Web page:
Organising in Deliveroo; Fighting Back in The ‘Gig’ Economy

The writer is a IWW member and organiser based in Greater Manchester

In recent months, Deliveroo riders in different cities across the UK & Europe have been striking against worsening pay and conditions, and precarious employment. Deliveroo riders are paid as low as £3.80 a delivery, and as “self-employed” workers they receive no guaranteed minimum wage, holiday pay, sick pay or any of the other workers’ rights so many of us take for granted – and that our predecessors fought for.

Recently in Manchester, the IWW organised a strike of Deliveroo riders on 14th and 26th February. This was the result of years of outreach on our part, and the reputation we’d gained as a fighting, organising union in the ‘gig’ economy following previous strikes in other cities in the UK. One of the riders who we’d leafletted got in touch with us, wanting to organise a strike. We organised a meeting, simultaneously held in Arabic, English and another language I don’t even know!

At the meeting, we voted to strike on the 14th, and to fight for 5 demands:

• At least £5 a delivery, £8 for double orders.
• £10 an hour waiting time.
• £1 per extra mile travelled.
• No deliveries outside of the city centre zone.
• Allow motorcyclists equal access to orders as cyclists.

On our first strike, we got over 80% of Deliveroo’s full time riders to picket Deliveroo’s two offices in Manchester – on Redhill St in Ancoats and Peter’s House in St Peters’ Square. Redhill Street office is Deliveroo’s “rider hub” in Manchester. It’s where Deliveroo interview new riders and hold weekly drop ins to address any problems riders have with their app or Deliveroo in general. When we rocked up with the majority of their riders, we found they’d locked the gates and sent all their staff home! After we sent a delegation of riders and supporters in to check this was true, we set off to their St Peter’s Square office, marching down the road, chanting and horns blaring, quickly followed by a police escort (not one we’d asked for!).

Our second strike was also well attended and supported. The support we received from the public on both days was amazing. The support of unions and organisations across the left was vital to making both strikes so successful, and the riders were really happy to see this support. The organised working-class movement must be central to any relevant anti-fascist or anti-racist movement. Capitalists have always used migrant labour to undercut the terms and conditions of the working class, and the far right have used the fear of this as a recruiting tool. Trade unions are vital in combating this – by organising migrant and English born workers together, and fighting for better pay, better conditions and a voice for working class people in communities across this country, we address this fear in a meaningful way, rather than the false hopes peddled by the anti-working class far right. In doing so, we give confidence to working class people and empower them in their workplaces and communities, building for a society run in our interests rather than those of the rich.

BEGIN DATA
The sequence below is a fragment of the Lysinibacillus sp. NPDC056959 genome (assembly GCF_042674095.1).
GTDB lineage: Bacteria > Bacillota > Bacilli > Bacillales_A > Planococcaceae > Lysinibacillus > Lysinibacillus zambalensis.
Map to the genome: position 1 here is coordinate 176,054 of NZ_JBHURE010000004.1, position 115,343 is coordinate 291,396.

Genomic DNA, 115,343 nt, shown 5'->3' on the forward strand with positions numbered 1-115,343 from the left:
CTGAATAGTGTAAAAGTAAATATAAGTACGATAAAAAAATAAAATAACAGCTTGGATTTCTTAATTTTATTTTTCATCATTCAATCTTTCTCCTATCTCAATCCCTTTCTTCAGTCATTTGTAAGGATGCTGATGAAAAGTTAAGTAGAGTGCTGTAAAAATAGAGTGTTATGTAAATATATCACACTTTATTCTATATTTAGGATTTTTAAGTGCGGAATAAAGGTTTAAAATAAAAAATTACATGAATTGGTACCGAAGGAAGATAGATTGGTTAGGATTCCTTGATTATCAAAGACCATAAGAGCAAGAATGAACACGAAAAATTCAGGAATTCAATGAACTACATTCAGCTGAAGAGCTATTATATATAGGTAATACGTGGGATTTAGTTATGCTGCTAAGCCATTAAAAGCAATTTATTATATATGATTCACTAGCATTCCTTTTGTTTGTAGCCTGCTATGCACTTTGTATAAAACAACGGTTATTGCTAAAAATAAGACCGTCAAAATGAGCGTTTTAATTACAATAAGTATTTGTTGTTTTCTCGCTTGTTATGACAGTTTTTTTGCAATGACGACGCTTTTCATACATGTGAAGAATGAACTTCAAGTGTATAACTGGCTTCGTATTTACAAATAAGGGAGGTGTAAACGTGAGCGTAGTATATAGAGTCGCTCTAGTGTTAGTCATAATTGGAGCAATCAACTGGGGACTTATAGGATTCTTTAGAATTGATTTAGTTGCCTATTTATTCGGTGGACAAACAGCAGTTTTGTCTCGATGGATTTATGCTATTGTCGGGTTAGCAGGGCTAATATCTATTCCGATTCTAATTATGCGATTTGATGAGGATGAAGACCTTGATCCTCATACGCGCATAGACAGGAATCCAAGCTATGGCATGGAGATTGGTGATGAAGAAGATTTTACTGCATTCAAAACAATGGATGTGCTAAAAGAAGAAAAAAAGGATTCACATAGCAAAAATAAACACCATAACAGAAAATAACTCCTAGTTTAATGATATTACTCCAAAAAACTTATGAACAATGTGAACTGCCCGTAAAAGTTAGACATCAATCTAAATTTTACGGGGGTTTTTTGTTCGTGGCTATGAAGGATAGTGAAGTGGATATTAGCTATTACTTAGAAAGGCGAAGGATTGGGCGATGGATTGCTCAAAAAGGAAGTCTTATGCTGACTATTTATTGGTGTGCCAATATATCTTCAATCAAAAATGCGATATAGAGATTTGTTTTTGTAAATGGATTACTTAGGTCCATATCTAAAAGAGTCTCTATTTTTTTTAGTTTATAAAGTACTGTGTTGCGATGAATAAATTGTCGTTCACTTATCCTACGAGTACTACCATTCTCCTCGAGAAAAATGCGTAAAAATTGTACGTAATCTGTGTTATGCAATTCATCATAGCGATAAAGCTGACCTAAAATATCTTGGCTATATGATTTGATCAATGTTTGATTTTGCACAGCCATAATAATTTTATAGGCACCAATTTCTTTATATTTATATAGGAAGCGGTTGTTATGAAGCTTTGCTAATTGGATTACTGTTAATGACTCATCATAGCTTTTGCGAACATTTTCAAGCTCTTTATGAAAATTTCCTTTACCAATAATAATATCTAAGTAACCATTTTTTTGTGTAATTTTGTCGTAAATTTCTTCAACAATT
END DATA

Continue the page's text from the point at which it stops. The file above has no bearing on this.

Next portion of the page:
Organising in Deliveroo has been an eye opener for me – the majority of the full-time riders in Manchester are immigrants from Eritrea or the Middle East. I’ll never forget the words of one rider, who came here as a refugee from Afghanistan – “We’ve all ran before. We’ve seen strikes and protests fail, coups take over our countries, protestors put in jail. Here we’re free. Here we fight. Where else we gonna run, what else we gonna do?” If he can stand and fight, then so can you. What else are you going to do? If you want to support our organising in Deliveroo and other industries, you can join the IWW here, or donate to our organising fund. – https://www.paypal.me/ManchesterIWW

NB: 0161festival.com is a platform for sharing a variety of articles about sports, arts, politics, history and Manchester. 


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